When I got first got the list of everything we needed to start school a few years ago, I suddenly felt powerless. After years of being so careful about the impact of what we buy, and of understanding the negative impact of clothing – I now “had” to buy multiple new polyester (plastic) pieces with no idea of the supply chain. I always want to honour our schools, clubs and whatever we’re a part of. But I also want to honour the people impacted throughout the supply chain, I can’t trade one for the other. So I knew I had to find a different way forward other than just buying the list!
To keep school supplies affordable, ethical and sustainable: ask questions!
I decided to ask the school a lot of questions about what was possible. Just gently, to see what was possible and what was set in stone and why. Even if nothing changes for us in an area, we might be part of things changing down the line.
For our first school child I started with digging into what was listed by the school. I called the companies they suggested/”required”. I looked at what they made clothes of and where, I asked questions, I read FAQs. It wasn’t awful, there was some idea of supply chain but I knew I wanted to be a bit more sure on sourcing and materials.
With the questions, explain why you care. See what workarounds you can find, for uniform or any area. It’s not about judging or condemning but asking questions to try and find collaborative solutions. Yes it can be uncomfortable to be the one who asks if something can be done differently, but you’re not doing it to be difficult, you’re asking to bring needed change. So ask away! e.g. I discovered we don’t need the regulation jumper, but any one in a similar colour is ok. And the logo isn’t essential on all uniform which gave me more sustainable options and less expense!
England’s uniform policy
England’s approach to school uniform has been updated in recent years to help both sustainability and cost. If your school isn’t running with this approach, have a conversation and show the statement below. If you’re not in the UK, it’s a great example of a countrywide approach to changing the standard to sustainability and affordability you can quote.
Schools should ensure that second-hand uniforms are available for parents to acquire. Information on second-hand uniforms should be clear for parents of current and prospective pupils and published on the school’s website. Schools should engage with parents and pupils when they are developing their school uniform policy. Schools should keep the use of branded items to a minimum. To support families, schools will have to make sure second-hand uniforms are available, also helping work towards achieving net zero carbon emissions.www.gov.uk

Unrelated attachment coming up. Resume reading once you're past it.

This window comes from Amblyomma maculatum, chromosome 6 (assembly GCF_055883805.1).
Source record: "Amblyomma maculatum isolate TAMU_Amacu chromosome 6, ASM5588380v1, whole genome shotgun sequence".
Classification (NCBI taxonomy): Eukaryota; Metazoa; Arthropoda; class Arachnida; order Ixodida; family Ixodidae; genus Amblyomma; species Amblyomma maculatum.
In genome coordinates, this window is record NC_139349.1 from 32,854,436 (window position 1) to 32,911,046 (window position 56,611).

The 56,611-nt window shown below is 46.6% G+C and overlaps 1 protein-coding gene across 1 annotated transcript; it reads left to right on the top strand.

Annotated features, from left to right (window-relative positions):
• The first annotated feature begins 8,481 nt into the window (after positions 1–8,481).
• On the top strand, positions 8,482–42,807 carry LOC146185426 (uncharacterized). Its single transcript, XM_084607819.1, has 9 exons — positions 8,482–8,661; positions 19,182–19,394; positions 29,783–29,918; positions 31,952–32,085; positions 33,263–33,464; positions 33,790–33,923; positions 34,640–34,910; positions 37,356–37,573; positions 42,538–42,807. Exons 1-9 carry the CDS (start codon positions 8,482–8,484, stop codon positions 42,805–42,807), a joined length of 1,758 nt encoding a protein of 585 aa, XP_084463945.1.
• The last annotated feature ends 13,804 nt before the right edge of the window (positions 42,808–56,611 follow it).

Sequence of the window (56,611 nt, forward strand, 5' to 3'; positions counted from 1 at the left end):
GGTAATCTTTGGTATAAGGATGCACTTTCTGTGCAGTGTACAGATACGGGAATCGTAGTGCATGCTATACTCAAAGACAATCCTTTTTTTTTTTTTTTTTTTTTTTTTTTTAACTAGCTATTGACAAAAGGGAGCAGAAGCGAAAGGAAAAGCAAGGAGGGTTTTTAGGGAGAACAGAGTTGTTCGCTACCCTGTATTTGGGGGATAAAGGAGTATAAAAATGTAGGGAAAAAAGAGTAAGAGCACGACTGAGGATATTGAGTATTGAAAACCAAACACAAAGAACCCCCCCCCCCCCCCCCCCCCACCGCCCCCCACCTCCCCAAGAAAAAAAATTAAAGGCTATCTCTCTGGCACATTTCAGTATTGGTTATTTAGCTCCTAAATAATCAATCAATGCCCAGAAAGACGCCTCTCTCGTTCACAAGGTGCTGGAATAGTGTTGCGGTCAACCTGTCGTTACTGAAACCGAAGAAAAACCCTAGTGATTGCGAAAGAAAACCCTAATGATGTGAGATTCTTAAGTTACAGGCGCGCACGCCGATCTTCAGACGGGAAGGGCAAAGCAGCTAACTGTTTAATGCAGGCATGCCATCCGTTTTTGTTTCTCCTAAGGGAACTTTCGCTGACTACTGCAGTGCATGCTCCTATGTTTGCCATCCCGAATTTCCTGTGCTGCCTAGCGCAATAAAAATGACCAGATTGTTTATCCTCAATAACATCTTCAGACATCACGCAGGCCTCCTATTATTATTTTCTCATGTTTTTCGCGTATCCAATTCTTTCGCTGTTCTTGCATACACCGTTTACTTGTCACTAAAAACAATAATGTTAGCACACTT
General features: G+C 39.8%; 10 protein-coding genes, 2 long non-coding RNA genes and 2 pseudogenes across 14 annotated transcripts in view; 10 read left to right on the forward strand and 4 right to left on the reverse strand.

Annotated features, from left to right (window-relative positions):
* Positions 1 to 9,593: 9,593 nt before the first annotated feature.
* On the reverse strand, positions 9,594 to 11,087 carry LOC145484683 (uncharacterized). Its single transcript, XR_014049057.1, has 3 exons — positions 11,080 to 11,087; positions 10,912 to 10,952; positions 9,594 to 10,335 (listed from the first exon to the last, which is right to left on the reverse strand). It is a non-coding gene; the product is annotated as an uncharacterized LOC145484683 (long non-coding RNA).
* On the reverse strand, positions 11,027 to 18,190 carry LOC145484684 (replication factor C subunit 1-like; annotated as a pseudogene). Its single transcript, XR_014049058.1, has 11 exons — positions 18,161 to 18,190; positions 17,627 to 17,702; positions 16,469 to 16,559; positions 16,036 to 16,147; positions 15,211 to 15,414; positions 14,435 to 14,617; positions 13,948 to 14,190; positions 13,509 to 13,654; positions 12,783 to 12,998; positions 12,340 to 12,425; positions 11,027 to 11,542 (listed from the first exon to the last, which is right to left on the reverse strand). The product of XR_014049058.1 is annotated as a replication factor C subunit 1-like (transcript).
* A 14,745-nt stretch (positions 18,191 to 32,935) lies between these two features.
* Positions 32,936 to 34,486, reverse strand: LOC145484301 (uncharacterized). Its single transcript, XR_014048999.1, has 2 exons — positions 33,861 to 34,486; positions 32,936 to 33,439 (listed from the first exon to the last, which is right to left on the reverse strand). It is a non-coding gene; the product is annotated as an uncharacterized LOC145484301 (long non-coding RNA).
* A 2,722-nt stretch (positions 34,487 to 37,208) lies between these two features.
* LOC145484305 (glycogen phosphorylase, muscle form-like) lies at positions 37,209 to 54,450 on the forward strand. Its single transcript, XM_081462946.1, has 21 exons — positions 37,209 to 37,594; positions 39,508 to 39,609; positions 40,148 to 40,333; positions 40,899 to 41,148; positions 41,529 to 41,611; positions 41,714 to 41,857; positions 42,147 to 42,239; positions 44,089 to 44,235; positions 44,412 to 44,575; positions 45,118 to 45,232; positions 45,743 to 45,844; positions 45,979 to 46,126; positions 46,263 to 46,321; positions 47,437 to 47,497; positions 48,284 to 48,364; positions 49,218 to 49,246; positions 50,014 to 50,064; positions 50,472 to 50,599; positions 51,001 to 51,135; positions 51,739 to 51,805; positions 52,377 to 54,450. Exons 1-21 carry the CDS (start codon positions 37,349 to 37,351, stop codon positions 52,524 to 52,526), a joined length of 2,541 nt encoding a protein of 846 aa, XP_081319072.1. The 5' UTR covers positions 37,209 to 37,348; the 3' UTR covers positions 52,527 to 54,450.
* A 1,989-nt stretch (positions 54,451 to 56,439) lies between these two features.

First, suggestions for sustainable school uniform:
- Ask your school early about second hand sales: This is probably the best way to give uniform a longer life and spend less without using more resources! Every year people leave, and kids grow so by default there is a lot of unneeded school uniform out there – see if the school does any kind of second hand sale.
- Check local charity shops: Sometimes local charity shops will have uniform basics or even specific pieces for local schools. This will be an ongoing thing – if I see something in a larger size I’m grab it before it’s needed! It’s worth starting early, and checking regularly to see what shows up.
- Ask if there are facebook groups or online reselling options for your school. Even if there aren’t old school second hand clothing sales there may be a facebook group or another system that’s used. And also check more broadly. Facebook marketplace in your area might have school uniform or apps like Vinted or Ebay.
- See if you can start something! If your school doesn’t have anything, ask if you can start something! A google doc with available pieces and email address? A second hand sale? So much is possible! A charity fundraiser for passing on old school uniform.
The options we used for more sustainable and ethical school uniform and supplies.
Aside from second hand sales, these are the places I’ve looking for ethical (or used) uniform pieces. I found Boden helpful for house colour specific items that weren’t on uniform sites but the assortment changes so you have to check season to season.
Personally, I don’t tend to go second hand for school shoes because of the hours they’re spending in them. Second hand shoes bring some questions for foot development and for out of school where shoes are rotates and we’re barefoot inside I don’t mind. But for a single pair they’ll wear for 40+ hours a week for 38 weeks a year, I want a new and wide shoe good for movement. My personal top choice for being wide, allowing proper foot development, and
- Vivo Barefoot (worldwide) (20% off UK purchase here) (25% off US purchase here.)
- Giesswein (US/UK/Europe)
- Mini Boden
- Vinted app
- Ethical superstore (UK/ROI)
- Eco Outfitters
- Gym Plimsoles Trotters: not overall a brand I choose but they have one great plimsole option.
- Vinted app
OUTDOOR SPORT SHOES
- Used via eBay: much as I wanted a pricey eco option, this was a place I wanted my kids to fit in, and to save money. I let them each choose a £1-3 second hand lunch bag with a TV show theme.
- Eco lunch box (UK LINK)
- Eco Lunch Box (US LINK)
- Planet box – much less worth the cost to me but we do use it cos we have it! (US LINK HERE) (UK not available)
- Stasher Bag (UK LINK)
- Stasher Bag (US LINK)
- Hydroflask Water Bottle (US LINK)
SCHOOL COLOURED SWEATER + GYM SHIRT
I found some of the school coloured items hard to find done well so I searched high and low for non standard colours I needed. I found OrBasics and Mini Boden most helpful for basics in a range of colours.